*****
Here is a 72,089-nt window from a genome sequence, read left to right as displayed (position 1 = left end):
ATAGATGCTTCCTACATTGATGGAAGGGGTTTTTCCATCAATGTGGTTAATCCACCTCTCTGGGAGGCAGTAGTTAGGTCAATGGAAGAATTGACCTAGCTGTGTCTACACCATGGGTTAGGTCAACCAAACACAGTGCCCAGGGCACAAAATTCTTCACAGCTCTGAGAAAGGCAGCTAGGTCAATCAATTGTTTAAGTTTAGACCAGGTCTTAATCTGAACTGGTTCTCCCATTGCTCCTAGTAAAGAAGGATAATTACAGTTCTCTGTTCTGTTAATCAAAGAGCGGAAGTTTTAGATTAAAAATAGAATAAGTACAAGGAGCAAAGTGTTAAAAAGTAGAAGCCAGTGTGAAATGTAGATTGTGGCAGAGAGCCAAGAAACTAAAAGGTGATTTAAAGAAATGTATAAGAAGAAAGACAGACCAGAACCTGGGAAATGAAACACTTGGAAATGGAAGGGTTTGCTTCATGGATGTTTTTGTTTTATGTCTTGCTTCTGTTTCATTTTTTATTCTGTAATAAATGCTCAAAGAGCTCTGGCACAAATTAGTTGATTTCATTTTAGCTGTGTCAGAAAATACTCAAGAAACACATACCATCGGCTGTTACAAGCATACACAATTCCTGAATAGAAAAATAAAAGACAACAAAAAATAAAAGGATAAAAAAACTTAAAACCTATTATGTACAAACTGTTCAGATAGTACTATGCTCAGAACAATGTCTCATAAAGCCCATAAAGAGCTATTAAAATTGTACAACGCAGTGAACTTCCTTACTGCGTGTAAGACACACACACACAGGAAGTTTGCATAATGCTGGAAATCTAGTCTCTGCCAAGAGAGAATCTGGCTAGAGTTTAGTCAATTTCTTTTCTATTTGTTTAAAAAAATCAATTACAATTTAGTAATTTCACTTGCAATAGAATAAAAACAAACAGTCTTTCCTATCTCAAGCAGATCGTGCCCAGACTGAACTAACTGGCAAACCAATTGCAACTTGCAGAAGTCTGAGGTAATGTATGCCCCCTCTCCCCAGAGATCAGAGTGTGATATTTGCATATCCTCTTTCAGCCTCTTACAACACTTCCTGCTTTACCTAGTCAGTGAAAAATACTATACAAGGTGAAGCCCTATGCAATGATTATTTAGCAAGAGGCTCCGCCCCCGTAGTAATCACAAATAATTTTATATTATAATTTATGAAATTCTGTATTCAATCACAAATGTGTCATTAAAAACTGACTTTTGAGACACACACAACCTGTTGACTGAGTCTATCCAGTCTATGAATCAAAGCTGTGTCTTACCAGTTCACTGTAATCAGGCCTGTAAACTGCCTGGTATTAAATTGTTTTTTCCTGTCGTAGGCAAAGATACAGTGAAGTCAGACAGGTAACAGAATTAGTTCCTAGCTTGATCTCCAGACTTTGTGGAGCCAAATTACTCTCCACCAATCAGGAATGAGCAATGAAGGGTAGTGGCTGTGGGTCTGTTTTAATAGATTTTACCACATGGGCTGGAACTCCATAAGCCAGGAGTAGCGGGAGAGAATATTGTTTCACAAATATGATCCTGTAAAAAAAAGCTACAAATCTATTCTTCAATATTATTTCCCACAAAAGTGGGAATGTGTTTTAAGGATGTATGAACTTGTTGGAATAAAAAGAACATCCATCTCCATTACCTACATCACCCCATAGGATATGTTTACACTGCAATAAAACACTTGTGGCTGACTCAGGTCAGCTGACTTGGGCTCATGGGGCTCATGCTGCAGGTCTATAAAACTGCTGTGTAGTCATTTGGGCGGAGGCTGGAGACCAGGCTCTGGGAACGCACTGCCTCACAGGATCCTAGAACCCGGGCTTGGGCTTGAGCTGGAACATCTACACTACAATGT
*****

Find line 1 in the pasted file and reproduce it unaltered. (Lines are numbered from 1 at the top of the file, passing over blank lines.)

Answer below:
Here is a 72,089-nt window from a genome sequence, read left to right as displayed (position 1 = left end):